# Thread: Volume of a Solid

1. ## Volume of a Solid

Find the volume of a solid that lies above the plane $xOy$ and is bounded by the surfaces $x^2+y^2+z^2=1$ and $x^2+y^2-z^2=0$.

Start of a solution:
We can find $f(x,y) = z$, i.e., $z = \sqrt{1-x^2-y^2}$ and $z = \sqrt{x^2+y^2}$.

I know that this involves multiple integrals, but my book was not very helpful and I cannot remember how to set this up.

2. ## Re: Volume of a Solid

Hey vidomagru.

Whenever multiple integrals come, the first thing you want to do is check what kind of co-ordinate system comes up.

Hint: Take a look at the standard co-ordinate systems and see which one is best suited (take a look at cartesian, cylindrical, polar, and paraboloid systems).

3. ## Re: Volume of a Solid

Originally Posted by chiro
Hey vidomagru.

Whenever multiple integrals come, the first thing you want to do is check what kind of co-ordinate system comes up.

Hint: Take a look at the standard co-ordinate systems and see which one is best suited (take a look at cartesian, cylindrical, polar, and paraboloid systems).
Ok so I believe that the best system to use would be cylindrical. Here is what I have done so far:

we have $x^2+y^2+z^2=1$ with $x=rcos\theta$ and $y=rsin\theta$. So substituting these in we get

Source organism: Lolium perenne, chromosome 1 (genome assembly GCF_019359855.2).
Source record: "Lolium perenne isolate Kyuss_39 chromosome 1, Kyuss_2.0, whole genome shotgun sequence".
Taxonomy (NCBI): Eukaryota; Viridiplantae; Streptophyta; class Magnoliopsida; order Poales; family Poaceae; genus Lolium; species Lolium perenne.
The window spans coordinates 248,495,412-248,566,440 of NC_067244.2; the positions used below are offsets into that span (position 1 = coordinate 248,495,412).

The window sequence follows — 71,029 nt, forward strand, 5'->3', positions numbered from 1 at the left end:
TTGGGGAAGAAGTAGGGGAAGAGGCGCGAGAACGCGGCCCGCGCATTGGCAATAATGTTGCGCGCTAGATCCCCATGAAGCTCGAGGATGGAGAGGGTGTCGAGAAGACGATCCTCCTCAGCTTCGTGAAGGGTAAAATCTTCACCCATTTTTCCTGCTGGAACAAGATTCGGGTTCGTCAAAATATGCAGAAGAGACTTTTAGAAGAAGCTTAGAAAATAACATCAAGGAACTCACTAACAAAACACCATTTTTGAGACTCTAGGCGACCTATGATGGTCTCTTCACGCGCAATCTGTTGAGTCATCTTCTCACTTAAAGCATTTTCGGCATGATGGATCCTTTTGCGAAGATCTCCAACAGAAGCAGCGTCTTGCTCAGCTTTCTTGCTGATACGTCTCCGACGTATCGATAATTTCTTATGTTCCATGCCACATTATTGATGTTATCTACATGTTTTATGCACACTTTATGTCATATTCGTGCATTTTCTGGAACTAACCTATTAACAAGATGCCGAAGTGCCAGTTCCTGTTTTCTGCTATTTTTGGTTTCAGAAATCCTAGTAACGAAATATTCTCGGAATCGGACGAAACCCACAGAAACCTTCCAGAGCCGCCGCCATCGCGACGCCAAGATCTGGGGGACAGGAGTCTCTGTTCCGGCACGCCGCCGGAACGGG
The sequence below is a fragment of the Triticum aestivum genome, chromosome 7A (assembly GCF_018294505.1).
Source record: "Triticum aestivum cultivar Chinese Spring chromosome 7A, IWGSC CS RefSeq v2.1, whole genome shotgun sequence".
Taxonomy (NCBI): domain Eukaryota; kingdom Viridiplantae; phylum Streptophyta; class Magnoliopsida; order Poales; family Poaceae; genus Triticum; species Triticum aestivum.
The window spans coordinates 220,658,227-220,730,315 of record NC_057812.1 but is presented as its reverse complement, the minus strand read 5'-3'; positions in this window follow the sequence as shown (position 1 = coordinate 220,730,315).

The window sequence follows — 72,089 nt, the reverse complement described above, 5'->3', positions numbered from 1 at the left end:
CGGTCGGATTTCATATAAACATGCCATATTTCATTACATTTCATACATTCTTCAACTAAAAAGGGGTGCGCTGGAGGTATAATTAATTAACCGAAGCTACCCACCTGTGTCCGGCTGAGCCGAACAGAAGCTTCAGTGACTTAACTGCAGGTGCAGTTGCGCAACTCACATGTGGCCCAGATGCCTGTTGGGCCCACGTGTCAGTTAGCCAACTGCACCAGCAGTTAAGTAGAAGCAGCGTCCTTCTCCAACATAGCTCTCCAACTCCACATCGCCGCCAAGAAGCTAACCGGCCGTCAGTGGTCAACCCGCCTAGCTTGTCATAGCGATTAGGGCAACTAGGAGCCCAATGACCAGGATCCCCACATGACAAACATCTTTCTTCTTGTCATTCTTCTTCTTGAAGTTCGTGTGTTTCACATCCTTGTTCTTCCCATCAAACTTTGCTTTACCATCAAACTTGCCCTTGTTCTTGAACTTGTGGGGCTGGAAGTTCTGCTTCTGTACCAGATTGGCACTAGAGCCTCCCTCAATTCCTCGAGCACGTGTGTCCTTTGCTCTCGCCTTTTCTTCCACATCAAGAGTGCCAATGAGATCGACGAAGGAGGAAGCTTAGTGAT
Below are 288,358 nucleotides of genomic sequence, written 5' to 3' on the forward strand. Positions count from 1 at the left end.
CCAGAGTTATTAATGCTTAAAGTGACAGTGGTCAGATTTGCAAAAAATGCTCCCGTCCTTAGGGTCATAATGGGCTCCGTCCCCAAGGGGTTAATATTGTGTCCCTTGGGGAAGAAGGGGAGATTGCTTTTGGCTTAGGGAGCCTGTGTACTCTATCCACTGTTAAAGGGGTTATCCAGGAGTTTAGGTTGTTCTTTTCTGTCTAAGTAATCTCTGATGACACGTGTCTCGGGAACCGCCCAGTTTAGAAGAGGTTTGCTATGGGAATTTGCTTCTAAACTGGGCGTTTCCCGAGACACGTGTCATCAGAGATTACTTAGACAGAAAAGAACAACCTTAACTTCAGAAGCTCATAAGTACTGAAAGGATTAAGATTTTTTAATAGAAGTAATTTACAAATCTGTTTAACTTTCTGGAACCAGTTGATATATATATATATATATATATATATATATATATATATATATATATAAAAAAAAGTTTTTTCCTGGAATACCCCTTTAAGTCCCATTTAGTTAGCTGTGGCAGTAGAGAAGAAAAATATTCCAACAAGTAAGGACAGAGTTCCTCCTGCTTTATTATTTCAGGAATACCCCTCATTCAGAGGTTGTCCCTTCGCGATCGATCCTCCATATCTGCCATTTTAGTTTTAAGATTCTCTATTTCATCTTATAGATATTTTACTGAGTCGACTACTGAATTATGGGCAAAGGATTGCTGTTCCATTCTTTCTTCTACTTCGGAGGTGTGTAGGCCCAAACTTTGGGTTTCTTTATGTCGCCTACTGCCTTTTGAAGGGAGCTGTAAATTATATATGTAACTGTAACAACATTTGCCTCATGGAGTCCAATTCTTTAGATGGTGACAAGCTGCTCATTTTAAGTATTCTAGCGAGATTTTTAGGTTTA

$(rcos\theta)^2 + (rsin\theta)^2 + z^2 = 1$

$r^2(cos^2\theta + sin^2\theta) + z^2 = 1$

$r^2 + z^2 = 1$

$z = \pm \sqrt{1-r^2}$, so the limits for $z$ are $(-\sqrt{1-r^2},\sqrt{1-r^2})$.

Now for $x^2+y^2-z^2=0$ we have:
$(rcos\theta)^2 + (rsin\theta)^2 - z^2 = 0$

$r^2(cos^2\theta + sin^2\theta) = z^2$

$r^2 = z^2$

$r = \pm z$, so the limits for $r$ are $(-z,z)$.

And the limits for $\theta$ are $(0,2\pi)$.

So now we can set up the triple integral to be $\int \int \int f(x,y,z)dV = \int_0^{2\pi} \int_{-z}^z \int_{-\sqrt{1-r^2}}^{\sqrt{1-r^2}} r dzdrd\theta$. So let's write this as:

$\int_0^{2\pi} \int_{-z}^z \left( \int_{-\sqrt{1-r^2}}^{\sqrt{1-r^2}} r dz \right) drd\theta$

$=\int_0^{2\pi} \int_{-z}^z \left[rz\right]_{-\sqrt{1-r^2}}^{\sqrt{1-r^2}} drd\theta$

$=\int_0^{2\pi} \int_{-z}^z \left(r(\sqrt{1-r^2}) - r(-\sqrt{1-r^2})\right) drd\theta$

$=\int_0^{2\pi} \int_{-z}^z \left(2r(\sqrt{1-r^2})\right) drd\theta$

$=\int_0^{2\pi} \left[\frac{-2}{3}(1-r^2)^\frac{3}{2}\right]_{-z}^z d\theta$....

So I would continue here, but I have obviously made a mistake since I do not want this to be in terms of $z$... Help?

4. ## Re: Volume of a Solid

Still confused on this, any thoughts?

5. ## Re: Volume of a Solid

The surfaces are given by $x^2+ y^2+ z^2= r^2+ z^2= 1$ and $x^2+ y^2- z^2= r^2- z^2= 0$ or $z^2= r^2$. Where they intersect, $r^2+ r^2= 2r^2= 1$ so that $r= 1/\sqrt{2}= \sqrt{2}/2$. r goes from 0 to $\sqrt{2}/2$. Then for each r z goes from $r$ up to $\sqrt{1- r^2}$.

6. ## Re: Volume of a Solid

Originally Posted by HallsofIvy
The surfaces are given by $x^2+ y^2+ z^2= r^2+ z^2= 1$ and $x^2+ y^2- z^2= r^2- z^2= 0$ or $z^2= r^2$. Where they intersect, $r^2+ r^2= 2r^2= 1$ so that $r= 1/\sqrt{2}= \sqrt{2}/2$. r goes from 0 to $\sqrt{2}/2$. Then for each r z goes from $r$ up to $\sqrt{1- r^2}$.

I might just be missing something obvious here, but why does r not go from $-\sqrt{2}/2$ and instead begin at zero? And why does z start from $r$?

7. ## Re: Volume of a Solid

In cylindrical coordinates, 0 is the smallest value r can take. Then you have $z^2 = r^2$ and $z^2 = 1-r^2$. One of them is the lower bound and one is the upper bound. Since you are integrating over $\theta$ from 0 to $2\pi$, you are picking up all of the negatives.